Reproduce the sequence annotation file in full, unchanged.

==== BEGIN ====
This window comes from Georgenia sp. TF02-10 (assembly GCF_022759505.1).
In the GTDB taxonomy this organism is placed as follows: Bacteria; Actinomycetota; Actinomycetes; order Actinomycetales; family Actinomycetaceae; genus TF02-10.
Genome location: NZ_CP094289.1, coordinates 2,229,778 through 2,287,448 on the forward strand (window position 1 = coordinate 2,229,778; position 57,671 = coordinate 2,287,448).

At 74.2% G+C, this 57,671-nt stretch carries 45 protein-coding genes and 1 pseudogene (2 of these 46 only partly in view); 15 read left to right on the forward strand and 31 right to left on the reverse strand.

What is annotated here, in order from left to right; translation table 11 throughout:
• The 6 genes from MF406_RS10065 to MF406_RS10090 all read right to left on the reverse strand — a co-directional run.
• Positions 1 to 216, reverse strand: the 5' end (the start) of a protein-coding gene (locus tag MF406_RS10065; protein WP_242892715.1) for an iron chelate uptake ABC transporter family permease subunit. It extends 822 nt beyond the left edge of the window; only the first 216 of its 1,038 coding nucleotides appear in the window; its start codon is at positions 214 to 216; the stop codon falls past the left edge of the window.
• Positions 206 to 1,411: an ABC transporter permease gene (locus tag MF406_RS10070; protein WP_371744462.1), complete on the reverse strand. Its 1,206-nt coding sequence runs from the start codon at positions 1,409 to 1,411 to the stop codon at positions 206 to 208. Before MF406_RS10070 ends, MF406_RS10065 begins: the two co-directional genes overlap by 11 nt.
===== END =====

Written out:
This window comes from Georgenia sp. TF02-10 (assembly GCF_022759505.1).
In the GTDB taxonomy this organism is placed as follows: Bacteria; Actinomycetota; Actinomycetes; order Actinomycetales; family Actinomycetaceae; genus TF02-10.
Genome location: NZ_CP094289.1, coordinates 2,229,778 through 2,287,448 on the forward strand (window position 1 = coordinate 2,229,778; position 57,671 = coordinate 2,287,448).

At 74.2% G+C, this 57,671-nt stretch carries 45 protein-coding genes and 1 pseudogene (2 of these 46 only partly in view); 15 read left to right on the forward strand and 31 right to left on the reverse strand.

What is annotated here, in order from left to right; translation table 11 throughout:
• The 6 genes from MF406_RS10065 to MF406_RS10090 all read right to left on the reverse strand — a co-directional run.
• Positions 1 to 216, reverse strand: the 5' end (the start) of a protein-coding gene (locus tag MF406_RS10065; protein WP_242892715.1) for an iron chelate uptake ABC transporter family permease subunit. It extends 822 nt beyond the left edge of the window; only the first 216 of its 1,038 coding nucleotides appear in the window; its start codon is at positions 214 to 216; the stop codon falls past the left edge of the window.
• Positions 206 to 1,411: an ABC transporter permease gene (locus tag MF406_RS10070; protein WP_371744462.1), complete on the reverse strand. Its 1,206-nt coding sequence runs from the start codon at positions 1,409 to 1,411 to the stop codon at positions 206 to 208. Before MF406_RS10070 ends, MF406_RS10065 begins: the two co-directional genes overlap by 11 nt.